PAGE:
What Is The DIY Dividend Investors Club?
As fellow do-it-yourself investors, we appreciate the power of collective thought. In fact, the primary reason we love contributing articles on Seeking Alpha is the privilege of discussing and analyzing the market with like-minded individuals. To achieve long-term success, investors must keep an open mind and continuously educate themselves and there is a wealth of knowledge to be gained from fellow contributors, commentors and readers on Seeking Alpha.
The DIY Dividend Investors Club series is dedicated to the open discussion and analysis of building and managing a long-term dividend portfolio.
There's really no right or wrong answer when it comes to stock picking methodology. For those of you that are interested, you can read about our investment philosophy here. That said, to help facilitate the stock picking process we are going to build our portfolio "watchlist" by sector (based on the 9 major sectors in the S&P 500 as well as alternative sectors like MLPs, REITs and BDCs). We'll also highlight our "Buy Zones" for each stock. Below is a tentative schedule of the entire series.
Please make sure to "follow" us so that you will be notified when each new article is published and PLEASE participate as much as you can in the comment section below. Often times just as much value is derived from the comments section as the article itself.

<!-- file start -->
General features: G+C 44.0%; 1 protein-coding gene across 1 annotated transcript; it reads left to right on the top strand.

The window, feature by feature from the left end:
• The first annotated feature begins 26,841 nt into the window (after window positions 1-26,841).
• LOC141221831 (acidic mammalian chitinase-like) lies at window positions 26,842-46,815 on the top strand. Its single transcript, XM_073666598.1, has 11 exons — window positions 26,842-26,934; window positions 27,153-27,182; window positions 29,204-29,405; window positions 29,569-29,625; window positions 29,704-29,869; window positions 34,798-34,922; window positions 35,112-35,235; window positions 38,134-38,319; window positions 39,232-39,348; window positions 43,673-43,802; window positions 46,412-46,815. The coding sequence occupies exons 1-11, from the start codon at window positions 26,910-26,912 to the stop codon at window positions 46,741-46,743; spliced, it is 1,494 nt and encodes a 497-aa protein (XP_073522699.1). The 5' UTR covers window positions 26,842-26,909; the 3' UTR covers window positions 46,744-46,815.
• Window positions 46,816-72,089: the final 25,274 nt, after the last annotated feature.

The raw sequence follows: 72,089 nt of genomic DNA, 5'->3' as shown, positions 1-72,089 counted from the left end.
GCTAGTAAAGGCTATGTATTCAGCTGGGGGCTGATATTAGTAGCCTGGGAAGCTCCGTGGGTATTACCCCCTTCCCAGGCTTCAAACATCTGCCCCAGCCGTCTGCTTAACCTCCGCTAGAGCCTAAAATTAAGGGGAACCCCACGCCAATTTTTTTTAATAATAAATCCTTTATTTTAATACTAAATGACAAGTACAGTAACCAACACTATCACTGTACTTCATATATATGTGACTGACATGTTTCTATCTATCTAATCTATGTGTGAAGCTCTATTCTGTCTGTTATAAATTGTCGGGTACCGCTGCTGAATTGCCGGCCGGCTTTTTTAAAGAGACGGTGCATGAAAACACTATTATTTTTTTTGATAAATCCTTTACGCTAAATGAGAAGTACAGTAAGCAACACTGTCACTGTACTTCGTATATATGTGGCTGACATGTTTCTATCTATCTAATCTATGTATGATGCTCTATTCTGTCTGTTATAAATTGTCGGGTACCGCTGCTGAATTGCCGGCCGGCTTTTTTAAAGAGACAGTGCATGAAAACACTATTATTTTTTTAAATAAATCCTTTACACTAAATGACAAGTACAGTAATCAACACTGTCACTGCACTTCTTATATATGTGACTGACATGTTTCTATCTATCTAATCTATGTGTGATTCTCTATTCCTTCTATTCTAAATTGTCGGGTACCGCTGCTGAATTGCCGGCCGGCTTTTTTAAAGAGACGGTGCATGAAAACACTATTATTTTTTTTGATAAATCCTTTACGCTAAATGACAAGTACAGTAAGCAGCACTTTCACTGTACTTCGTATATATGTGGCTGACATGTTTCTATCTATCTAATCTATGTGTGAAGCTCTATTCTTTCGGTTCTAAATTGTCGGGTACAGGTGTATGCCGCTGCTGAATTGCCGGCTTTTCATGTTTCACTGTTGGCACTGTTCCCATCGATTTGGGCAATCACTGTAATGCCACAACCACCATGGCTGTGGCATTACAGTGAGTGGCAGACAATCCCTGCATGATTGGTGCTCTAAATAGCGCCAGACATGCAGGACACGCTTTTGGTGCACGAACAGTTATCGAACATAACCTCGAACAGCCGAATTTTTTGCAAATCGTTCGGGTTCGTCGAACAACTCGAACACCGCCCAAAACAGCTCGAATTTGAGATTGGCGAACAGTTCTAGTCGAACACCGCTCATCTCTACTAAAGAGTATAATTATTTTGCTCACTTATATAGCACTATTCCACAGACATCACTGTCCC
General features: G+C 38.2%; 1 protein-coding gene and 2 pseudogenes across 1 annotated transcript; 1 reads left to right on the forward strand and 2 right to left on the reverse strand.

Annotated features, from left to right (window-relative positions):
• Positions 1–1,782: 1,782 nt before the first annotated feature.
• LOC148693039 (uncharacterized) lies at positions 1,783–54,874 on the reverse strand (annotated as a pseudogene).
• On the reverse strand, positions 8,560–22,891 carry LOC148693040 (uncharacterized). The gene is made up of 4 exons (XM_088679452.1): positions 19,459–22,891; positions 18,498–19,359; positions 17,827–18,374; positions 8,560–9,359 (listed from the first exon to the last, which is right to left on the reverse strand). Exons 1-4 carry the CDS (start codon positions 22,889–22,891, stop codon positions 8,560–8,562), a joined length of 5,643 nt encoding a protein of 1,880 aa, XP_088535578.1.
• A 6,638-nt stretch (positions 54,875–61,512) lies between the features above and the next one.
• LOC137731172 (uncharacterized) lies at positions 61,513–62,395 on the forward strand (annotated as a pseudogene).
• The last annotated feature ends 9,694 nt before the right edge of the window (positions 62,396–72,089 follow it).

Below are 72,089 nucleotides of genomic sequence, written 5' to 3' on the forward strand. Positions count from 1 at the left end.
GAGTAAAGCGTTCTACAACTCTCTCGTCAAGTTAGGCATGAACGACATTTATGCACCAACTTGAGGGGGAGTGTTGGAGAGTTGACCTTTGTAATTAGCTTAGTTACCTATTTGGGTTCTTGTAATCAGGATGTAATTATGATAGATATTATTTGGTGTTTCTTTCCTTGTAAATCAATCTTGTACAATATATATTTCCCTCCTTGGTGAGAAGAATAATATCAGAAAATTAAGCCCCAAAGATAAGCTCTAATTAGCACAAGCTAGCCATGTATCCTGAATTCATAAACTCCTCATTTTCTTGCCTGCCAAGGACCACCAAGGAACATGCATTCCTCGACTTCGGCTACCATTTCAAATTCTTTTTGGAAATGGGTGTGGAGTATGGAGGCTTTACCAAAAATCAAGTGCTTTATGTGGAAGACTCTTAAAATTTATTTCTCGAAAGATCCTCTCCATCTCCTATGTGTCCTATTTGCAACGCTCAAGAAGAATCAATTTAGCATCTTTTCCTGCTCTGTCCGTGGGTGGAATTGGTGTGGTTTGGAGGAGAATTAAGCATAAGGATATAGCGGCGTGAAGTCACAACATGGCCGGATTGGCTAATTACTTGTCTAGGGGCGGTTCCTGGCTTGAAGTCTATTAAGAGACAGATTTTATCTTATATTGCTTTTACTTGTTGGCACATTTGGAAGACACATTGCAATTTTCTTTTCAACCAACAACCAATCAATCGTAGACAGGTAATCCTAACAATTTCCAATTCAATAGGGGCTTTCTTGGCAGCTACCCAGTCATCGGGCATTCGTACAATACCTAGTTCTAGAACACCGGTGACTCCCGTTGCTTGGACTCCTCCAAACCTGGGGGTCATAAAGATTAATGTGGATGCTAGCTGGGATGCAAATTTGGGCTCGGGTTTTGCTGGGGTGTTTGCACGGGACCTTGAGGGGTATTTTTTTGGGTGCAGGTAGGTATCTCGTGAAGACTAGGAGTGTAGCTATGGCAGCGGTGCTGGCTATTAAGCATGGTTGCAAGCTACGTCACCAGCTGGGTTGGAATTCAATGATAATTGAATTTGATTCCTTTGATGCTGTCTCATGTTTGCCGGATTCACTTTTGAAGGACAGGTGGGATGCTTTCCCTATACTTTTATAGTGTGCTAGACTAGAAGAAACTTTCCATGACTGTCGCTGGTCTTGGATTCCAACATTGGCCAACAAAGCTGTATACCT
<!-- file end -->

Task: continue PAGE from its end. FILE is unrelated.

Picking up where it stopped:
- Part 1: Introduction/Portfolio Parameters
- Part 2: Stocks That You Could Buy Today
- Part 3: Consumer Staples / "Buy Zones": GIS | PEP | MO | KMB | CLX
- Part 4: Healthcare
- Part 5: Utilities/Telecom
- Part 6: Consumer Discretionary
- Part 7: Financials
- Part 8: Technology
- Part 9: Industrials
- Part 10: Materials
- Part 11: Energy
- Part 12: Master Limited Partnerships ("MLP")
- Part 13: Real Estate Investment Trusts ("REIT")
- Part 14: Business Development Companies ("BDC")
- Part 15: Unveiling the Portfolio
The Healthcare sector shares two key attributes with its "defensive" brethren (Consumer Staples and Utilities): low beta and low volatility. Of the nine sectors in the S&P 500, the Healthcare sector has the third lowest average beta (0.70) and the second lowest maximum drawdown during the past recession (-39.2%). As a matter of fact, the three "defensive" sectors are the only three sectors with a beta under 1.0.
As you can see in the chart above, the Healthcare sector has outperformed the broader market over the past 5 years (especially the past 12 months) and it has done so with lower downside volatility. Higher total return and lower downside volatility is the exact recipe that you should try to cook up in your DIY Dividend Portfolio and adding some high-quality stocks from the Healthcare sector should help you achieve this.
Given the characteristics above (higher relative yield and lower relative beta), the Healthcare sector is another sector that we suggest an "overweight" allocation in (10%-12% of total portfolio).Stocks We Are Watching In The Sector
Below are 5 Healthcare stocks that we are watching very closely for a pullback.
Bristol-Myers Squibb (NYSE:BMY)